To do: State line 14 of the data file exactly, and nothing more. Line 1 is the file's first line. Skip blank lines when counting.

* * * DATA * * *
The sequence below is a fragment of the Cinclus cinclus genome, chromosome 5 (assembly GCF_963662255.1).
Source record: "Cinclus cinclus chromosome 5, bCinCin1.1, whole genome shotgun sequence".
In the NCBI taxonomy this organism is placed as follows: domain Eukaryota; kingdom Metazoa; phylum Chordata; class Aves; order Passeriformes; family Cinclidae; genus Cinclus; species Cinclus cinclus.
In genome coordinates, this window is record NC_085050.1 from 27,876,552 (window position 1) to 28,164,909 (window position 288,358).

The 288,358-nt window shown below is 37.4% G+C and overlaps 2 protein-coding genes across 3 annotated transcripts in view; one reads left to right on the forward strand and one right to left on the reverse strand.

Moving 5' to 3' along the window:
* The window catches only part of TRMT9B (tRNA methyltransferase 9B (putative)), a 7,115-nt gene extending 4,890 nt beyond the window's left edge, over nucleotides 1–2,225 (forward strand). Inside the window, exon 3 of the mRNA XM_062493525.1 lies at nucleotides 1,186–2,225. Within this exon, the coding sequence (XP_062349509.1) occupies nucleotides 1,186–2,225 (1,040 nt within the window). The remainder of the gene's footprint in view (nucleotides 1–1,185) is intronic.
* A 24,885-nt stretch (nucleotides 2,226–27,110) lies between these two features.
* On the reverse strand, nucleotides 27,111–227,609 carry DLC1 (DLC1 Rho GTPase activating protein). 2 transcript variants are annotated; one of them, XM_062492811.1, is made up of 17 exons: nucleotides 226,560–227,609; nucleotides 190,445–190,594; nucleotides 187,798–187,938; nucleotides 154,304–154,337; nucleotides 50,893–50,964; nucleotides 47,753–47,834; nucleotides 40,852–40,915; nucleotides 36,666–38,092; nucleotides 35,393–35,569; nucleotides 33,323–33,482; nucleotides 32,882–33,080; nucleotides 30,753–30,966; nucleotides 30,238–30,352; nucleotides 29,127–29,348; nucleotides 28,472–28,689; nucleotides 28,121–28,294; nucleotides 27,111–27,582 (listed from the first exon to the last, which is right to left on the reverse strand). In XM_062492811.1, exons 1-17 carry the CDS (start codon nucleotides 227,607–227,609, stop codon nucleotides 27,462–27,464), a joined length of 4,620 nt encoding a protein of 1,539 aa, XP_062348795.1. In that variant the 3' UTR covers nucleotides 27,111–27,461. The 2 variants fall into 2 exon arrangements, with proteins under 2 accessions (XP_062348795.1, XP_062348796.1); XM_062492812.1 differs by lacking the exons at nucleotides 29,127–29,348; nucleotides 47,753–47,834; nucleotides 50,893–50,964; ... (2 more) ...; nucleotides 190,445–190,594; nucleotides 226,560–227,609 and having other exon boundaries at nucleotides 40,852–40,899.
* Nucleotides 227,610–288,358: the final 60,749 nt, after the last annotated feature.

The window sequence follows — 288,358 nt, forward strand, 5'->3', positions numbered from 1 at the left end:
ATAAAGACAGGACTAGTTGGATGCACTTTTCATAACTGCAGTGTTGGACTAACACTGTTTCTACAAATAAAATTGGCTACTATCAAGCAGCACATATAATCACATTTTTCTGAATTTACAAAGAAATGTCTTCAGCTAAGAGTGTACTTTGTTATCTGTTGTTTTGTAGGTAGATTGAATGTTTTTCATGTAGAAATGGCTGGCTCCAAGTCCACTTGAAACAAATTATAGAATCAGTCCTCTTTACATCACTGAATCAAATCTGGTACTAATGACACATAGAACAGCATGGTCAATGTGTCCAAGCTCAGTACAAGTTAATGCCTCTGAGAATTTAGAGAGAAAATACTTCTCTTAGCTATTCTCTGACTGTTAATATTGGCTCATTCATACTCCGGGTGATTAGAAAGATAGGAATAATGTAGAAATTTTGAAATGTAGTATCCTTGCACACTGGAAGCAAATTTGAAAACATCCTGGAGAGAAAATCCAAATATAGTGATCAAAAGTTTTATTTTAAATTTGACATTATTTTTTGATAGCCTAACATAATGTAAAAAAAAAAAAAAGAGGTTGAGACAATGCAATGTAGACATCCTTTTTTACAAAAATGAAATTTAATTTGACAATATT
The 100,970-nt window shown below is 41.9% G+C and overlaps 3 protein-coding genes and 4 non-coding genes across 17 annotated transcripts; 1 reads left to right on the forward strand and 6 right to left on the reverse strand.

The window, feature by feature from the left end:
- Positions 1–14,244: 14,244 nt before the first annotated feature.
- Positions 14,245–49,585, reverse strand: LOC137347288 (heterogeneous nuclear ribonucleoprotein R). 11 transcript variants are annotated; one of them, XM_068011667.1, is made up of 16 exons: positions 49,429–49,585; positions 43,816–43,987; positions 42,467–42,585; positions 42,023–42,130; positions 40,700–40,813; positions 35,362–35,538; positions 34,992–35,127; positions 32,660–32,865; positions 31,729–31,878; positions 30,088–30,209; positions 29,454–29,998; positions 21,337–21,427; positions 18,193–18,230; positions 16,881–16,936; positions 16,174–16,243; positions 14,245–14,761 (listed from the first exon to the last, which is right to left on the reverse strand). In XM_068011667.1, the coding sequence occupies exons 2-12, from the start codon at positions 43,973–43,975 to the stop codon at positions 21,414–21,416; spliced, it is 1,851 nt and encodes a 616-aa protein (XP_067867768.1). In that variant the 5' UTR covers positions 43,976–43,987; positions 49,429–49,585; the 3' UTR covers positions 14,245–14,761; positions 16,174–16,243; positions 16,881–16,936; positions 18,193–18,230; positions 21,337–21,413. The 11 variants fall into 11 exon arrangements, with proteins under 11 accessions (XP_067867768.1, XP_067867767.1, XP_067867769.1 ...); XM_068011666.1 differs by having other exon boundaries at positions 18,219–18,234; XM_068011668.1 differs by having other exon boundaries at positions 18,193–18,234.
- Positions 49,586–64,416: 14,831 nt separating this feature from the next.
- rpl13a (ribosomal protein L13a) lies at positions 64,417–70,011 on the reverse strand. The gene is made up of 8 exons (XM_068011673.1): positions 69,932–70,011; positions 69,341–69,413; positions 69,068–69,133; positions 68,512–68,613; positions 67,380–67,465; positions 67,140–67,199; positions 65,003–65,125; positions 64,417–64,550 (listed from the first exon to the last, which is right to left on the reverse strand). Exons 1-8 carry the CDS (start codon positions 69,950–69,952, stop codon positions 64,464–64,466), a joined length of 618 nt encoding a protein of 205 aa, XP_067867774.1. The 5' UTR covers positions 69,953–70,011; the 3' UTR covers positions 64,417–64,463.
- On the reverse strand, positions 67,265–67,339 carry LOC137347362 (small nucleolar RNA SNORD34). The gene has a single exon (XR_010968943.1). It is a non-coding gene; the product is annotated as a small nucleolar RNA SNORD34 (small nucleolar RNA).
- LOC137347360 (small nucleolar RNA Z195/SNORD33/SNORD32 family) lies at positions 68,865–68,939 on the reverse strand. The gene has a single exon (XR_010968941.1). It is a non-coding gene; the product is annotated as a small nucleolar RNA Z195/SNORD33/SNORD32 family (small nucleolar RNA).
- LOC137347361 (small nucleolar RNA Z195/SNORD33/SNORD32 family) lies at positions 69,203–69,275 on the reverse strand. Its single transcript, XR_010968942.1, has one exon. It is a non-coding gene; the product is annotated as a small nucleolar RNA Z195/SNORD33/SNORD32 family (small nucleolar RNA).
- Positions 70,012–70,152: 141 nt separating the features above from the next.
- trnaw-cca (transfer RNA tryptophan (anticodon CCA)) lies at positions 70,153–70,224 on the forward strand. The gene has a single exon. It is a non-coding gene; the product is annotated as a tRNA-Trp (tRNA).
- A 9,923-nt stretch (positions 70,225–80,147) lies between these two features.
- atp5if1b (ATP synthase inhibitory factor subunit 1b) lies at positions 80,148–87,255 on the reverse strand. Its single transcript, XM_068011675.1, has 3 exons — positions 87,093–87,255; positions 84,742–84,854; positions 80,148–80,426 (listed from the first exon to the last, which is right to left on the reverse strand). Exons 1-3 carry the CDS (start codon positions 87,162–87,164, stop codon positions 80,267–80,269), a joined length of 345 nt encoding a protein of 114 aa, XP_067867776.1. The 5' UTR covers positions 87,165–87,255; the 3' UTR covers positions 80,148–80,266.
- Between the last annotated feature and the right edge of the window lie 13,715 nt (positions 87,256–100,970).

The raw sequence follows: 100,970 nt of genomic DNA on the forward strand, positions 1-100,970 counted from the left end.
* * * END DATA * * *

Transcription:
The window, feature by feature from the left end: